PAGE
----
BACKGROUND: The International Maternal, Pediatric, and Adolescent Clinical Trials P1060 trial demonstrated superior outcomes for HIV-infected children less than 3 years old initiating antiretroviral therapy (ART) with lopinavir/ritonavir compared to nevirapine, but lopinavir/ritonavir is four-fold costlier.
BACKGROUND: With the widespread use of antiretroviral treatment (ART) in Africa, the risk of drug resistance has increased. The aim of this study was to evaluate levels of HIV-1 resistance among patients with HIV-1 and HIV-1/2 dual infections, treated with ART, at a large HIV clinic in Guinea-Bissau.
BACKGROUND: We described malnutrition and the effect of age at antiretroviral therapy (ART) initiation on catch-up growth over 24 months among HIV-infected children enrolled in the International epidemiologic Databases to Evaluate Aids West African paediatric cohort.
BACKGROUND: The causes of severe morbidity in health facilities implementing Antiretroviral Treatment (ART) programmes are poorly documented in sub-Saharan Africa. We aimed to describe severe morbidity among HIV-infected patients after ART initiation, based on data from an active surveillance system established within a network of specialized care facilities in West African cities.
BACKGROUND: Even among HIV-infected patients who fully suppress plasma HIV RNA replication on antiretroviral therapy, genetic (e.g. CCL3L1 copy number), viral (e.g. tropism) and environmental (e.g. chronic exposure to microbial antigens) factors influence CD4 recovery. These factors differ markedly around the world and therefore the expected CD4 recovery during HIV RNA suppression may differ globally.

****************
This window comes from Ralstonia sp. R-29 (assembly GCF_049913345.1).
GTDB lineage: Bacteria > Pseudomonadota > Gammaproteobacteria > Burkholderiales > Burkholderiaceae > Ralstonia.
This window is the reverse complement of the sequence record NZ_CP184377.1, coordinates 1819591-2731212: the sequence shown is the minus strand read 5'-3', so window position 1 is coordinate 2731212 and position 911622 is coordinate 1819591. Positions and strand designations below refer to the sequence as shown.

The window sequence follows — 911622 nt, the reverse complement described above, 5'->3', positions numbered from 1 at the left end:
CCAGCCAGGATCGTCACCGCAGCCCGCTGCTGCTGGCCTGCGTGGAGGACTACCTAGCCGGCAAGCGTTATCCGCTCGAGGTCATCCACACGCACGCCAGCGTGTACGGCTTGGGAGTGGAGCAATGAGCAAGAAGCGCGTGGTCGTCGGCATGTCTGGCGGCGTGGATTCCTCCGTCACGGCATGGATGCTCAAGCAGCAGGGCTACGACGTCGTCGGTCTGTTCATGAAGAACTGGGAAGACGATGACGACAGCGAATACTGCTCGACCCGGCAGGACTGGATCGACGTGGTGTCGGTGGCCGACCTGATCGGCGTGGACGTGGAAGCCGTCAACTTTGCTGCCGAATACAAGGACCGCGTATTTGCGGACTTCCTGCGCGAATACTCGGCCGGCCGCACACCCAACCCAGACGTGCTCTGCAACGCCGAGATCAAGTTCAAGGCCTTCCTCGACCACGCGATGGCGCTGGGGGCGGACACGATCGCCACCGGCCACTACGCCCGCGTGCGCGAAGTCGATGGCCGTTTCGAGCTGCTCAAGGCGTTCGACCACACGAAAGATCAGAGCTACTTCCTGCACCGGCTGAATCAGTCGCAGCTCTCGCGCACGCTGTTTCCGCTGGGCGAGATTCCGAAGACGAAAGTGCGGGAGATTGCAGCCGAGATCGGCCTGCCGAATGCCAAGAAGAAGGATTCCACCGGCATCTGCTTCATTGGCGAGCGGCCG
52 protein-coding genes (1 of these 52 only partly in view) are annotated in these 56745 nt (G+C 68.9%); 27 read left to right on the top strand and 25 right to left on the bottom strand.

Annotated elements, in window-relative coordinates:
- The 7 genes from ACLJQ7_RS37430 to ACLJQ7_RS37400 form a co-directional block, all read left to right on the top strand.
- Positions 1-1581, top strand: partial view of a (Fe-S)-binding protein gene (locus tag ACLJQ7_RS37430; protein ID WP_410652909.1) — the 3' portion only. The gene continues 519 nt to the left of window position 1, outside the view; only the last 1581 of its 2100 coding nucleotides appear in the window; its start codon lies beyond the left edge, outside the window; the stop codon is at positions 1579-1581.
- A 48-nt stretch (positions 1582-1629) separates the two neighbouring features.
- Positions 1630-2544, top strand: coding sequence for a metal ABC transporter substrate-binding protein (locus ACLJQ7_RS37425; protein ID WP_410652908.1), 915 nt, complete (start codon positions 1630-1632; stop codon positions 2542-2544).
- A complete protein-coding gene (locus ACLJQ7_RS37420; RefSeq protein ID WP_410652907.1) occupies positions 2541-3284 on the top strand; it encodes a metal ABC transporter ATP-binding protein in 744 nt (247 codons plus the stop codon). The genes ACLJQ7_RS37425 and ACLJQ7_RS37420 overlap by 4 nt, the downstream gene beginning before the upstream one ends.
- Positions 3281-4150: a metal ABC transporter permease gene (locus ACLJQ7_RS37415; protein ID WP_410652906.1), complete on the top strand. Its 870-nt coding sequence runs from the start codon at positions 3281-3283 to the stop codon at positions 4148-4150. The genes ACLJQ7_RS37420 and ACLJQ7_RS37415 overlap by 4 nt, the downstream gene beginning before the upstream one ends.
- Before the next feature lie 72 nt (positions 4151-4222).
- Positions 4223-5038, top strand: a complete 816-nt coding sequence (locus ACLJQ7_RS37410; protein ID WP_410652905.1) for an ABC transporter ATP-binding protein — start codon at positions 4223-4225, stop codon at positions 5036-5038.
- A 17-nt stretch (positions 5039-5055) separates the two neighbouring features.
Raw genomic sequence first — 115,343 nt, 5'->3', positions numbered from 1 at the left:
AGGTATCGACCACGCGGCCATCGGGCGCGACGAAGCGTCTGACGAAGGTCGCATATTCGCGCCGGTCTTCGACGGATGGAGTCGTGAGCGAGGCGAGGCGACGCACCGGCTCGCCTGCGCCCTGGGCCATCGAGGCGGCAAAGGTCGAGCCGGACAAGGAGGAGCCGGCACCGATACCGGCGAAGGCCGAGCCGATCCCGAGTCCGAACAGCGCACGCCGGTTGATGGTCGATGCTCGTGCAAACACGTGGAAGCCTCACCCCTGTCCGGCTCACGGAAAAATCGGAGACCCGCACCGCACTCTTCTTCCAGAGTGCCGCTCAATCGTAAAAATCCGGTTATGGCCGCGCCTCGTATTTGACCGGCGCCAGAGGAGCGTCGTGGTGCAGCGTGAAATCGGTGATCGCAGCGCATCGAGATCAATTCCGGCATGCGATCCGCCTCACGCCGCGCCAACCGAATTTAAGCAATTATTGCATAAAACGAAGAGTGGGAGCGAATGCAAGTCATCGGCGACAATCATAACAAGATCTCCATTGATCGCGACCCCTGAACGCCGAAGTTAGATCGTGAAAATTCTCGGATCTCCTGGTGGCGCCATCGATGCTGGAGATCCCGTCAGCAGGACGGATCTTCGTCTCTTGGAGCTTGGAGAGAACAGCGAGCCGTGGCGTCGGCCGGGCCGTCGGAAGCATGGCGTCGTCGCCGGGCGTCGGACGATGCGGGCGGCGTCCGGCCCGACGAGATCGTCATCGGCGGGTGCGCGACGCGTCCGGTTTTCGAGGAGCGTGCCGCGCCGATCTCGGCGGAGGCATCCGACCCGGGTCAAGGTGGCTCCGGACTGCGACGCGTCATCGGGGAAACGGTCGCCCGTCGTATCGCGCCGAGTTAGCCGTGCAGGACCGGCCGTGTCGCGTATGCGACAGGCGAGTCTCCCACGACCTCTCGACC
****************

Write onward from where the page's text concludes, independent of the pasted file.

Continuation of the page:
BACKGROUND: Viral load and CD4% are often not available in resource-limited settings for monitoring children's responses to antiretroviral therapy (ART). We aimed to construct normative curves for weight gain at 6, 12, 18, and 24 months following initiation of ART in children, and to assess the association between poor weight gain and subsequent responses to ART.
PMID: 25636349 [PubMed - in process] PMCID: PMC4312354
BACKGROUND: The CD4 cell count or percent (CD4%) at the start of combination antiretroviral therapy (cART) is an important prognostic factor in children starting therapy and an important indicator of program performance. We describe trends and determinants of CD4 measures at cART initiation in children from low-, middle-, and high-income countries.
INTRODUCTION: HIV care and treatment programmes worldwide are transforming as they push to deliver universal access to essential prevention, care and treatment services to persons living with HIV and their communities. The characteristics and capacity of these HIV programmes affect patient outcomes and quality of care. Despite the importance of ensuring optimal outcomes, few studies have addressed the capacity of HIV programmes to deliver comprehensive care. We sought to describe such capacity in HIV programmes in seven regions worldwide.
SETTING: Drug resistance threatens tuberculosis (TB) control, particularly among human immunodeficiency virus (HIV) infected persons.
OBJECTIVE: To describe practices in the prevention and management of drug-resistant TB under antiretroviral therapy (ART) programs in lower-income countries.